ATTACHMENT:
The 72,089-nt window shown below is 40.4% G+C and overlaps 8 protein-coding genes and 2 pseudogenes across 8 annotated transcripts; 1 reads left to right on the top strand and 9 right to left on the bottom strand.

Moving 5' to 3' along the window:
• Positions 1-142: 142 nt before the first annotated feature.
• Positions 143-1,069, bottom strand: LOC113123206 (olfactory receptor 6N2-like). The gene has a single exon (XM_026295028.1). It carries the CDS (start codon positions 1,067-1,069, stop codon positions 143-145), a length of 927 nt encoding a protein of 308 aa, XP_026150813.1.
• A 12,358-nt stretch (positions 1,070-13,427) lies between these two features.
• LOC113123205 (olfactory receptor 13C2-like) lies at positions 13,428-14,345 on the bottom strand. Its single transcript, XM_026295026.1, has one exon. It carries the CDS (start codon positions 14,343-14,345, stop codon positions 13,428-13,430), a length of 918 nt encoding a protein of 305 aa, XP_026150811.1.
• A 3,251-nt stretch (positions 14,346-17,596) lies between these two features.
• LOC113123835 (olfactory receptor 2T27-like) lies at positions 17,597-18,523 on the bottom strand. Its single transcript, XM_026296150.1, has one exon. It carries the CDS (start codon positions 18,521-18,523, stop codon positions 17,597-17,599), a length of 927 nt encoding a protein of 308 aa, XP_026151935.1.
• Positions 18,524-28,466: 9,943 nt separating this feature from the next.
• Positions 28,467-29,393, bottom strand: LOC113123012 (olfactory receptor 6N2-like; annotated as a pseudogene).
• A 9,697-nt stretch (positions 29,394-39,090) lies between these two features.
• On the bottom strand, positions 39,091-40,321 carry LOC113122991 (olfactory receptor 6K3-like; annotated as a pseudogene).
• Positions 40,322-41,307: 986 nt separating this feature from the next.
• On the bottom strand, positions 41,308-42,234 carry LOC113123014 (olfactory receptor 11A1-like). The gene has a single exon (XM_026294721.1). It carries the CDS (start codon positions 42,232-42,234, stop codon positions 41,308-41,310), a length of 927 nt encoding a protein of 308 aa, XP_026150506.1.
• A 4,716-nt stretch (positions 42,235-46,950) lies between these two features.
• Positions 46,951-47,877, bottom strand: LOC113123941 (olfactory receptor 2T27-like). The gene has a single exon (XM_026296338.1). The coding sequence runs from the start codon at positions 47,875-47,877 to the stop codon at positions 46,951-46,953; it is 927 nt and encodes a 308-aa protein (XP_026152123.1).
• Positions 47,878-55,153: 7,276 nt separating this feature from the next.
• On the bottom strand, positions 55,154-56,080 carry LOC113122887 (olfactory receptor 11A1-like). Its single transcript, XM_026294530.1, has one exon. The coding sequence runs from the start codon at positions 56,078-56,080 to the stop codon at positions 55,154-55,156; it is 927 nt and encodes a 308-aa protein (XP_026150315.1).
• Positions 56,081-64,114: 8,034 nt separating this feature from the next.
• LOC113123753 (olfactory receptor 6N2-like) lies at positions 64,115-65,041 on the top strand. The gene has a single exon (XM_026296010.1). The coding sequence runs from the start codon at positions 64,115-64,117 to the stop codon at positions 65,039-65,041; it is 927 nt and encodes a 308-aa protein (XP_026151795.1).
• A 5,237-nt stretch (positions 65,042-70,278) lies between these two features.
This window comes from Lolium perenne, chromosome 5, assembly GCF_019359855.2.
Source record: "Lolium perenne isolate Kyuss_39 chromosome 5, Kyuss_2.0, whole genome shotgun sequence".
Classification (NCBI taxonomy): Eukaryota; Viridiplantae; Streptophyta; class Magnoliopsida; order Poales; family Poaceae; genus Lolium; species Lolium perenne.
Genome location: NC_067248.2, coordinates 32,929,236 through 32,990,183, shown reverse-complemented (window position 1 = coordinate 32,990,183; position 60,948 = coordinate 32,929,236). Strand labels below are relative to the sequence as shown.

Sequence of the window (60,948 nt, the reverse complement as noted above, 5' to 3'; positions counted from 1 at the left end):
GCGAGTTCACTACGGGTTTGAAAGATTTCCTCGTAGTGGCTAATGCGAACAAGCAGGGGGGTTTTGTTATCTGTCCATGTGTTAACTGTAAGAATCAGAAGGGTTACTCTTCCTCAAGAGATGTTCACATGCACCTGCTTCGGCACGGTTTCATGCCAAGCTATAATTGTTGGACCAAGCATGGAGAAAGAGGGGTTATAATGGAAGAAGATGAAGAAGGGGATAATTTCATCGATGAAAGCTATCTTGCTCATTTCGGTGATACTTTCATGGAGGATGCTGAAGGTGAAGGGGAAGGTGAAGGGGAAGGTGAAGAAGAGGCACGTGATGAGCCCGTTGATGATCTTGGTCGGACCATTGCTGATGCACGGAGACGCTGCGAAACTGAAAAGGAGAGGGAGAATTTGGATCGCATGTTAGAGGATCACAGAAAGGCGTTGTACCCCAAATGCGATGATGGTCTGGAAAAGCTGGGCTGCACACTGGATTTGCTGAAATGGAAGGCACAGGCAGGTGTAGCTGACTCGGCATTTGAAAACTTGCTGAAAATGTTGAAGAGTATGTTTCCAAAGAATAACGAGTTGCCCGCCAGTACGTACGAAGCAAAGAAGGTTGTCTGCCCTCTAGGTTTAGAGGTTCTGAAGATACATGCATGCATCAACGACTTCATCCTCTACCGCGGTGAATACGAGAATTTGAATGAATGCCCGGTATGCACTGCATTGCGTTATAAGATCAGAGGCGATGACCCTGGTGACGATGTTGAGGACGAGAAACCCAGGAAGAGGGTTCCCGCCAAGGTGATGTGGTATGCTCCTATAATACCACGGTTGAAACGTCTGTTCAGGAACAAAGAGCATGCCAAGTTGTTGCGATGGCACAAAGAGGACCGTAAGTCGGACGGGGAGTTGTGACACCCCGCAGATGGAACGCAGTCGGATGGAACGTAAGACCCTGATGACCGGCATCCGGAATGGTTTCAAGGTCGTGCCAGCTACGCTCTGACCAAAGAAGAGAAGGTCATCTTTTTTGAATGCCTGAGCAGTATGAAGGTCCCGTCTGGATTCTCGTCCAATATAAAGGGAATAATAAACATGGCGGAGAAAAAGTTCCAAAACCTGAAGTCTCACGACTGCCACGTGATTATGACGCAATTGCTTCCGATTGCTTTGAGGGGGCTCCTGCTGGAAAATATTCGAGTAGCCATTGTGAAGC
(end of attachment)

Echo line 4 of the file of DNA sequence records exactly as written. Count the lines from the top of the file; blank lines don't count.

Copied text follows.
• Positions 143-1,069, bottom strand: LOC113123206 (olfactory receptor 6N2-like). The gene has a single exon (XM_026295028.1). It carries the CDS (start codon positions 1,067-1,069, stop codon positions 143-145), a length of 927 nt encoding a protein of 308 aa, XP_026150813.1.